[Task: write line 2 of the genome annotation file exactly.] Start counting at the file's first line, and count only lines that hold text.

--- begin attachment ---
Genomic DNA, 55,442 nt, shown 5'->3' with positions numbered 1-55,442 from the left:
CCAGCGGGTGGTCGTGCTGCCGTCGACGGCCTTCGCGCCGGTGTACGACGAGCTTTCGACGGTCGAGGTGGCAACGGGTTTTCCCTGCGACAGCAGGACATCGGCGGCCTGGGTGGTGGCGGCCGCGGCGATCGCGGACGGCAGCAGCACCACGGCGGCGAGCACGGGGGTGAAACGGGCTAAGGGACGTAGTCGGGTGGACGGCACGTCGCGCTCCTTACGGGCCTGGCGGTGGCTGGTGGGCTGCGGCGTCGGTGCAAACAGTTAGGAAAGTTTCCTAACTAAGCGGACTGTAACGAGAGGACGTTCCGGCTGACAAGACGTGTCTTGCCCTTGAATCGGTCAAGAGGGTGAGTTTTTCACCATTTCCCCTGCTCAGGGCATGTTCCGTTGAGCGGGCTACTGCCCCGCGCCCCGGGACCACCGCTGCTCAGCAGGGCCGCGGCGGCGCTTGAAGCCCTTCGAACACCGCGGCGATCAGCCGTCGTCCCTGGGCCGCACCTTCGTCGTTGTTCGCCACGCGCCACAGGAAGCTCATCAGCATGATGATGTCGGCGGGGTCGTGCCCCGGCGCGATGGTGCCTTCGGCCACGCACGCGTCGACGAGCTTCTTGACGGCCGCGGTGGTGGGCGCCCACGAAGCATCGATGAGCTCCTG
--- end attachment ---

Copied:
CCAGCGGGTGGTCGTGCTGCCGTCGACGGCCTTCGCGCCGGTGTACGACGAGCTTTCGACGGTCGAGGTGGCAACGGGTTTTCCCTGCGACAGCAGGACATCGGCGGCCTGGGTGGTGGCGGCCGCGGCGATCGCGGACGGCAGCAGCACCACGGCGGCGAGCACGGGGGTGAAACGGGCTAAGGGACGTAGTCGGGTGGACGGCACGTCGCGCTCCTTACGGGCCTGGCGGTGGCTGGTGGGCTGCGGCGTCGGTGCAAACAGTTAGGAAAGTTTCCTAACTAAGCGGACTGTAACGAGAGGACGTTCCGGCTGACAAGACGTGTCTTGCCCTTGAATCGGTCAAGAGGGTGAGTTTTTCACCATTTCCCCTGCTCAGGGCATGTTCCGTTGAGCGGGCTACTGCCCCGCGCCCCGGGACCACCGCTGCTCAGCAGGGCCGCGGCGGCGCTTGAAGCCCTTCGAACACCGCGGCGATCAGCCGTCGTCCCTGGGCCGCACCTTCGTCGTTGTTCGCCACGCGCCACAGGAAGCTCATCAGCATGATGATGTCGGCGGGGTCGTGCCCCGGCGCGATGGTGCCTTCGGCCACGCACGCGTCGACGAGCTTCTTGACGGCCGCGGTGGTGGGCGCCCACGAAGCATCGATGAGCTCCTG